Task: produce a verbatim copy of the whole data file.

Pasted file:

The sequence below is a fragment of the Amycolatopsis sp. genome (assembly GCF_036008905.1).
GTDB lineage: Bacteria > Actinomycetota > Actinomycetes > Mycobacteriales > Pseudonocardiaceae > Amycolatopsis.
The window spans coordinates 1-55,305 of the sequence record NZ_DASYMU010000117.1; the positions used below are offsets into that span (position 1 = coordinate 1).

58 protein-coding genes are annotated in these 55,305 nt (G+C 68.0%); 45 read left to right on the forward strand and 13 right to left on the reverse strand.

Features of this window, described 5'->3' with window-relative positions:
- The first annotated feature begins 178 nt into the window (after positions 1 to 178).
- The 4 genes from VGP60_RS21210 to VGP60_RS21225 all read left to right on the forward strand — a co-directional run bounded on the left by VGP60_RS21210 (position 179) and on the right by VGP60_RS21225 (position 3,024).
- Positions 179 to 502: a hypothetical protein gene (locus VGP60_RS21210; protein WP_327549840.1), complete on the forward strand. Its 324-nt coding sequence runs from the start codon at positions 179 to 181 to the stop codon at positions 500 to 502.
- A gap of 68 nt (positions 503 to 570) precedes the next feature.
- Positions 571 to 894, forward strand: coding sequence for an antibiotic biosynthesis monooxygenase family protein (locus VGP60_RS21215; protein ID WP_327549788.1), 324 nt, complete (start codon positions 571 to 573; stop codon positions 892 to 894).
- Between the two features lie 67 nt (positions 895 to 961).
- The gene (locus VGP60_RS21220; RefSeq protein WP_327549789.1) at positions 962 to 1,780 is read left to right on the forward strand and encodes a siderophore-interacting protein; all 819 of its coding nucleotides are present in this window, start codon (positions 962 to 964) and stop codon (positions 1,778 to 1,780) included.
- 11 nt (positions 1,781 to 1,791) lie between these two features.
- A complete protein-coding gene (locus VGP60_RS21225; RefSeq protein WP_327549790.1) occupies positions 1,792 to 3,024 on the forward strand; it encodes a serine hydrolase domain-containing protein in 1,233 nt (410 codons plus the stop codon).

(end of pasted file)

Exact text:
The sequence below is a fragment of the Amycolatopsis sp. genome (assembly GCF_036008905.1).
GTDB lineage: Bacteria > Actinomycetota > Actinomycetes > Mycobacteriales > Pseudonocardiaceae > Amycolatopsis.
The window spans coordinates 1-55,305 of the sequence record NZ_DASYMU010000117.1; the positions used below are offsets into that span (position 1 = coordinate 1).

58 protein-coding genes are annotated in these 55,305 nt (G+C 68.0%); 45 read left to right on the forward strand and 13 right to left on the reverse strand.

Features of this window, described 5'->3' with window-relative positions:
- The first annotated feature begins 178 nt into the window (after positions 1 to 178).
- The 4 genes from VGP60_RS21210 to VGP60_RS21225 all read left to right on the forward strand — a co-directional run bounded on the left by VGP60_RS21210 (position 179) and on the right by VGP60_RS21225 (position 3,024).
- Positions 179 to 502: a hypothetical protein gene (locus VGP60_RS21210; protein WP_327549840.1), complete on the forward strand. Its 324-nt coding sequence runs from the start codon at positions 179 to 181 to the stop codon at positions 500 to 502.
- A gap of 68 nt (positions 503 to 570) precedes the next feature.
- Positions 571 to 894, forward strand: coding sequence for an antibiotic biosynthesis monooxygenase family protein (locus VGP60_RS21215; protein ID WP_327549788.1), 324 nt, complete (start codon positions 571 to 573; stop codon positions 892 to 894).
- Between the two features lie 67 nt (positions 895 to 961).
- The gene (locus VGP60_RS21220; RefSeq protein WP_327549789.1) at positions 962 to 1,780 is read left to right on the forward strand and encodes a siderophore-interacting protein; all 819 of its coding nucleotides are present in this window, start codon (positions 962 to 964) and stop codon (positions 1,778 to 1,780) included.
- 11 nt (positions 1,781 to 1,791) lie between these two features.
- A complete protein-coding gene (locus VGP60_RS21225; RefSeq protein WP_327549790.1) occupies positions 1,792 to 3,024 on the forward strand; it encodes a serine hydrolase domain-containing protein in 1,233 nt (410 codons plus the stop codon).